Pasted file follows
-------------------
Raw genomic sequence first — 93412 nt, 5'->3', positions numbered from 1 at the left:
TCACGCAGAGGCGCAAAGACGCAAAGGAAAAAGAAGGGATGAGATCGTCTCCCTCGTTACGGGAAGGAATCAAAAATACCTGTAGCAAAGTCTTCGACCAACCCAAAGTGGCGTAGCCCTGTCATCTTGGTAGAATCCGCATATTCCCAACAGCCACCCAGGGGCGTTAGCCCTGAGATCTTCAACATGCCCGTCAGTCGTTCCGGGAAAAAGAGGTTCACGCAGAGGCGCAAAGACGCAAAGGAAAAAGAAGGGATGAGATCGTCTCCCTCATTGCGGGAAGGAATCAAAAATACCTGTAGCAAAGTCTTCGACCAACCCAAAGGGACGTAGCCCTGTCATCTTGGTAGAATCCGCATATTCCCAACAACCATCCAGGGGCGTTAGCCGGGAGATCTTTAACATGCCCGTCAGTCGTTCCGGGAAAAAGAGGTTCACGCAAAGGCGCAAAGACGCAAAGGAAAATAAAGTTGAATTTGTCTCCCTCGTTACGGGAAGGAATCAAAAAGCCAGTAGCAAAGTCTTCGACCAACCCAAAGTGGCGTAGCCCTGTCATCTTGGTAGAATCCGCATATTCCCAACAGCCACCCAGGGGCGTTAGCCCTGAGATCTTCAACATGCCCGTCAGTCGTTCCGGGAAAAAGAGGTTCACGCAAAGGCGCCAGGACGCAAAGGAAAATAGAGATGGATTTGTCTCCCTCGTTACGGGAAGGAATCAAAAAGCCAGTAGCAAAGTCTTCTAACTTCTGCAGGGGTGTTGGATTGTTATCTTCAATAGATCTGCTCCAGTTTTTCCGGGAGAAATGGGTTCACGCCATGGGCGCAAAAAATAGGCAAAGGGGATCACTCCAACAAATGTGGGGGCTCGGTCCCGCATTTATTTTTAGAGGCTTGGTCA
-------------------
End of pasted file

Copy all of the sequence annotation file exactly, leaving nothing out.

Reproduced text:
Raw genomic sequence first — 93412 nt, 5'->3', positions numbered from 1 at the left:
TCACGCAGAGGCGCAAAGACGCAAAGGAAAAAGAAGGGATGAGATCGTCTCCCTCGTTACGGGAAGGAATCAAAAATACCTGTAGCAAAGTCTTCGACCAACCCAAAGTGGCGTAGCCCTGTCATCTTGGTAGAATCCGCATATTCCCAACAGCCACCCAGGGGCGTTAGCCCTGAGATCTTCAACATGCCCGTCAGTCGTTCCGGGAAAAAGAGGTTCACGCAGAGGCGCAAAGACGCAAAGGAAAAAGAAGGGATGAGATCGTCTCCCTCATTGCGGGAAGGAATCAAAAATACCTGTAGCAAAGTCTTCGACCAACCCAAAGGGACGTAGCCCTGTCATCTTGGTAGAATCCGCATATTCCCAACAACCATCCAGGGGCGTTAGCCGGGAGATCTTTAACATGCCCGTCAGTCGTTCCGGGAAAAAGAGGTTCACGCAAAGGCGCAAAGACGCAAAGGAAAATAAAGTTGAATTTGTCTCCCTCGTTACGGGAAGGAATCAAAAAGCCAGTAGCAAAGTCTTCGACCAACCCAAAGTGGCGTAGCCCTGTCATCTTGGTAGAATCCGCATATTCCCAACAGCCACCCAGGGGCGTTAGCCCTGAGATCTTCAACATGCCCGTCAGTCGTTCCGGGAAAAAGAGGTTCACGCAAAGGCGCCAGGACGCAAAGGAAAATAGAGATGGATTTGTCTCCCTCGTTACGGGAAGGAATCAAAAAGCCAGTAGCAAAGTCTTCTAACTTCTGCAGGGGTGTTGGATTGTTATCTTCAATAGATCTGCTCCAGTTTTTCCGGGAGAAATGGGTTCACGCCATGGGCGCAAAAAATAGGCAAAGGGGATCACTCCAACAAATGTGGGGGCTCGGTCCCGCATTTATTTTTAGAGGCTTGGTCA